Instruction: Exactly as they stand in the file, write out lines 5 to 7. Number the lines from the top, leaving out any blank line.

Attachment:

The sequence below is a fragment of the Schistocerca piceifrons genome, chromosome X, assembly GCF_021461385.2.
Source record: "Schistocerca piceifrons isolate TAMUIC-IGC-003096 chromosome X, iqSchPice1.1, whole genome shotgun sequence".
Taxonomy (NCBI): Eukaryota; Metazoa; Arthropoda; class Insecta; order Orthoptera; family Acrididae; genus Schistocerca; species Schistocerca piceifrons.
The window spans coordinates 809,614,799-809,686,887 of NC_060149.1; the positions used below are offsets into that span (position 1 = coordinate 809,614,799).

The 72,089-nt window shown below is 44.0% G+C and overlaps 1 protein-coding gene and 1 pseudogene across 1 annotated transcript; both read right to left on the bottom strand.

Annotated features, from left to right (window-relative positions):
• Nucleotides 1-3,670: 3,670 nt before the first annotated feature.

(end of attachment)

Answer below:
The 72,089-nt window shown below is 44.0% G+C and overlaps 1 protein-coding gene and 1 pseudogene across 1 annotated transcript; both read right to left on the bottom strand.

Annotated features, from left to right (window-relative positions):
• Nucleotides 1-3,670: 3,670 nt before the first annotated feature.